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yeah. so?
a commentary on rudeness in america
by robert a. melos

A recent New York Times article reported on a survey by a group called Public Agenda, for the Pew Charitable Trusts, which showed Americans are rude. Now I'm not going to apologize for Americans, or make excuses just because I consider it rude of a certain group of non-Americans to have come into my country and blown up a few buildings. No, blaming Americas rudeness on September 11th would be a cop out. We were rude way before September 11th.

Actually, I'm not going to offer any apologies or excuses, but rather suggest Americans finally accept their own innate rude behavior and, instead of trying to excuse themselves for it, embrace it. It's time we reveled in our rudeness and celebrated it, instead of trying to fake politeness just because a bunch of people can't handle our aggressive and outgoing, sometimes overbearing and angry, personalities.

The world in which we live is a tough place and, as we're told from birth, when the going gets tough the tough get going. Being polite takes time, a commodity many of us business-type, and tycoon-type wannabes, just don't have. Let's face it, in the dog eat dog world of every day living, there are Chihuahuas and Mastiffs, and whether we yap annoyingly or bark commandingly, we're doing it into cell phones while cruising the highways and byways of our fair country, working diligently to earn a living and get our share of the American pie.

Can we help it if we forget to say "I'm sorry," or "excuse me," when we, metaphorically speaking, crap on someone else's day? We're busy people with busy lives, and having to take the time to be polite to others is taxing on our already overtaxed emotions. The slow and steady only win the race if the rabbit is shot down by some crazed drive-by hunter with a grudge, giving the tortoise the chance to catch up.

Let's face it, there are way too many tortoises out there, all working in low paying jobs involving customer service of some sort, and they are po'ed at the rabbits hopping about with holier-than-thou attitudes, and cute cottony tails, screaming at them through their cell phones, or to their faces over their cash registers, while zipping along in life oblivious to their own rudeness, thus creating a never ending cycle of rude behavior being passed from one to another. It's like paying it forward in a less than positive manner.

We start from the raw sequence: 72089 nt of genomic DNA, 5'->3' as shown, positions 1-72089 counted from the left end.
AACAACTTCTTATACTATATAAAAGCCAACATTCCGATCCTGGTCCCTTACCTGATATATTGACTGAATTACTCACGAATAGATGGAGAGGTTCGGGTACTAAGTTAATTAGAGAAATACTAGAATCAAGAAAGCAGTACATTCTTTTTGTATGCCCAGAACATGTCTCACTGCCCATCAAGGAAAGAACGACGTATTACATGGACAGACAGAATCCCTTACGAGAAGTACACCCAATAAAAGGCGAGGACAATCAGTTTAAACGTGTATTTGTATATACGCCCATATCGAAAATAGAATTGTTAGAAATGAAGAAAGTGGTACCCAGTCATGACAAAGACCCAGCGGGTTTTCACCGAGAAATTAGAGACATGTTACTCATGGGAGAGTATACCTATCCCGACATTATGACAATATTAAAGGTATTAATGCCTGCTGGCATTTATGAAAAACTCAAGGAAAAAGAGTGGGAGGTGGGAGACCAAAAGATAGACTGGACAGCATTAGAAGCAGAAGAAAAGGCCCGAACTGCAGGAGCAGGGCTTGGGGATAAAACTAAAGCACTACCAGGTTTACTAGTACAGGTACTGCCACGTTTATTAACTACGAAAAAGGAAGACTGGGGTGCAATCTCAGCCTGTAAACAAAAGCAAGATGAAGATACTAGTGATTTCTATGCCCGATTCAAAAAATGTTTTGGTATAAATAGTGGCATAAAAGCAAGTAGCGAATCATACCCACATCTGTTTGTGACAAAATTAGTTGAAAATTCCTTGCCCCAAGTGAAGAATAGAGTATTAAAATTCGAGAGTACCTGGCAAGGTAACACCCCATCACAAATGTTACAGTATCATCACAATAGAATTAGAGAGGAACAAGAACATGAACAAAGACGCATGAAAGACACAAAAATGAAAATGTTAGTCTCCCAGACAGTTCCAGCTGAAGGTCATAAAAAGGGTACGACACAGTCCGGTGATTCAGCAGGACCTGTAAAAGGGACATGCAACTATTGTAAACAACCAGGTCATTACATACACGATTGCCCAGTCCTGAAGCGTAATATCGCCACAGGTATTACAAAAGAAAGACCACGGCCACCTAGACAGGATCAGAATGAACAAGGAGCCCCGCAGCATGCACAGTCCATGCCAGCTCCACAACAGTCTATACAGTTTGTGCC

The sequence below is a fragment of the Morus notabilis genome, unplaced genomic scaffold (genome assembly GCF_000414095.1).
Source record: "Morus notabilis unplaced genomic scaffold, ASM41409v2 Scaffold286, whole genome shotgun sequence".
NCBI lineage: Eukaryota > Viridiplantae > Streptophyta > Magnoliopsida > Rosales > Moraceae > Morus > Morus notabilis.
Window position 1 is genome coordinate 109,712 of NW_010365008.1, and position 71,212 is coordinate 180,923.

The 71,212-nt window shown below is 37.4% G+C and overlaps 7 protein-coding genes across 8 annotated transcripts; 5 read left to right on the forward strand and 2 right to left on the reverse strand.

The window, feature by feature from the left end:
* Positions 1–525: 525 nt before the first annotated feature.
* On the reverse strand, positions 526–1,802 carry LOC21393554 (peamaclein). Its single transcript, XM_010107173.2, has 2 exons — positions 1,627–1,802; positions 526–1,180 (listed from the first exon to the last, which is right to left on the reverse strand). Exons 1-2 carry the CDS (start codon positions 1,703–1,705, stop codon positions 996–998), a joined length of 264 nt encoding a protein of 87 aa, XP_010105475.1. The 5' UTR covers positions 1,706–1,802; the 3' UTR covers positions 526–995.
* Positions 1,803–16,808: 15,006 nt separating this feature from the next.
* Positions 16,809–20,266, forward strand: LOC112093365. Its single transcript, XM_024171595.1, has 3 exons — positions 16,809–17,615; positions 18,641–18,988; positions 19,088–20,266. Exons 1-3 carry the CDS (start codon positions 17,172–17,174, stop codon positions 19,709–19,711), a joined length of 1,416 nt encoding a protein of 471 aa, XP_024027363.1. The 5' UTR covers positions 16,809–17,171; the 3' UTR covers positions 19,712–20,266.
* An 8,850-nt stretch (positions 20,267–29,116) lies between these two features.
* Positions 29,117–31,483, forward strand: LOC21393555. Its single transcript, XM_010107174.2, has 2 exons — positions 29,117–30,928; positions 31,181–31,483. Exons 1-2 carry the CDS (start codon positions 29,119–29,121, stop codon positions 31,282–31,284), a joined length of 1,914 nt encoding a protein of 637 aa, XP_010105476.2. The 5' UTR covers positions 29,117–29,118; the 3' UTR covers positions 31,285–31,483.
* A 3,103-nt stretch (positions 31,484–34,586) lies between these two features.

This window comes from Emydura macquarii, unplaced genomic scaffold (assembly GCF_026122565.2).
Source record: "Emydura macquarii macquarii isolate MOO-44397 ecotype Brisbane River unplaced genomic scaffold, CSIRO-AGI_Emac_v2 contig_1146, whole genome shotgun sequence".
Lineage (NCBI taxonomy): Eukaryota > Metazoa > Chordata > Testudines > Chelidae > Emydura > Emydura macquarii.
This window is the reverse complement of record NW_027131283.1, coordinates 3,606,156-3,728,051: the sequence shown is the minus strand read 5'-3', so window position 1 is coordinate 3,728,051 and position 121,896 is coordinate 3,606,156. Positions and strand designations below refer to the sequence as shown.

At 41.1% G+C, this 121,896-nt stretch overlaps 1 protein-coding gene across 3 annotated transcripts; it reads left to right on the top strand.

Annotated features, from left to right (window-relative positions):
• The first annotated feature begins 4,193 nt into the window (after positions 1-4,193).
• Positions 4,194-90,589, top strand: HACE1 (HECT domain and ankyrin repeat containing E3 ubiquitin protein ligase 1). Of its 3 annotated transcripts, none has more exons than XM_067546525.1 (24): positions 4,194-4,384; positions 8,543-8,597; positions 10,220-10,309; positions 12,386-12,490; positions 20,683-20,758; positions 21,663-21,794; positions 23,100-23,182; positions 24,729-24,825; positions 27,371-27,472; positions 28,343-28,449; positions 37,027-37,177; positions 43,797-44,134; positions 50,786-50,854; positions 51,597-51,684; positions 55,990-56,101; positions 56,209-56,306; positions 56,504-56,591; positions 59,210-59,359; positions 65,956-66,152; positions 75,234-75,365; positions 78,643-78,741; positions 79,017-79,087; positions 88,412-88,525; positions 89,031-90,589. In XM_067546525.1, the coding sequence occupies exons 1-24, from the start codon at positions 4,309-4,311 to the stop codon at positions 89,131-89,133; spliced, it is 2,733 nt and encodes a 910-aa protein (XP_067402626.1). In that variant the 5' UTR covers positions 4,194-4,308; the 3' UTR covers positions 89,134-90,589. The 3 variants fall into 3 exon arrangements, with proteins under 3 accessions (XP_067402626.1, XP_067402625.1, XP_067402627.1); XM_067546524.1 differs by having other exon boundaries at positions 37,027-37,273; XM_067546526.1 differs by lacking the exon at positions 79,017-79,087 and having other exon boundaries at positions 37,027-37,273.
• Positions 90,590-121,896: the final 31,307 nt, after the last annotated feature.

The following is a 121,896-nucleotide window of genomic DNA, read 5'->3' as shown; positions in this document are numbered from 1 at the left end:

This is not to say we should be rude all of the time. There are moments in our day, such as when we are screaming into the clown's mouth at the drive-thru restaurant, when being rude is unnecessary and dangerous. One of the main rules of rudeness is, never be rude to people who are in anyway handling your food.

Other times when being rude is uncalled for is when the nice police officer has pulled you over to warn you about that broken taillight and your slightly heavy foot pressing down on the gas pedal. Always be polite to a police officer. You don't want to give them an excuse to beat the rudeness out of you, even if you do happen to have a friend with a video camera present.

Aside from those exceptions to the rules, rudeness is becoming an essential part of living in our world, and much more honest than pretending to be nice to people just to get your way. I'd rather someone be rude to my face, than put on the pretense of nicety just to manipulate me into doing something for them faster than I would if they treated me like dirty. I always appreciate honesty.

So the next time some "Sparky" is peeing in your cornflakes, revel in his celebration of his rudeness.


Robert is the author of the novels Cool Mint Blue, Melba Ridge, and the recently released The Adventures of Homosexual Man and Lesbian Lad; and the creator of the on-line comix Impure Thoughts found at his web site Inside R.A. Melos, as well as having been an on-line staff writer for QBliss where he had a monthly humor column, Maybe A Yip, Maybe A Yap. In his non-writing time, when he's not studying the metaphysical or creating a tarot deck, he sells real estate in Middlesex County New Jersey, hangs out with his dog Zeus, and spends time at the Pride Center of New Jersey in Highland Park, NJ, where he is on the Board of Trustees.

more about robert a. melos


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joe procopio
4.4.02 @ 8:18a

Hey, screw off, all right?

And am I a turtle or a rabbit?

jael mchenry
4.4.02 @ 9:50a

I gotcher rudeness right here.

Rudeness is totally regional. I believe New Yorkers are already celebrating in the manner you're encouraging. Down about Savannah, though, this might not work.

adam kraemer
4.4.02 @ 10:03a

At the end of a converstation, my brother once said to a cop, apropos of fixing a tail light, "Just a matter of changing the bulb, Babe."

Then turned to the rest of his stoned friends like, "Did I just call a cop 'Babe'?"

tracey kelley
4.4.02 @ 10:36a

That'll do, Pig. That'll do.

russ carr
4.4.02 @ 11:01a

I'm pretty sure I've said that to a cop.

adam kraemer
4.4.02 @ 12:55p

And I'm pretty sure I've said that to a girl.

mike julianelle
4.4.02 @ 2:24p

Now that is funny!

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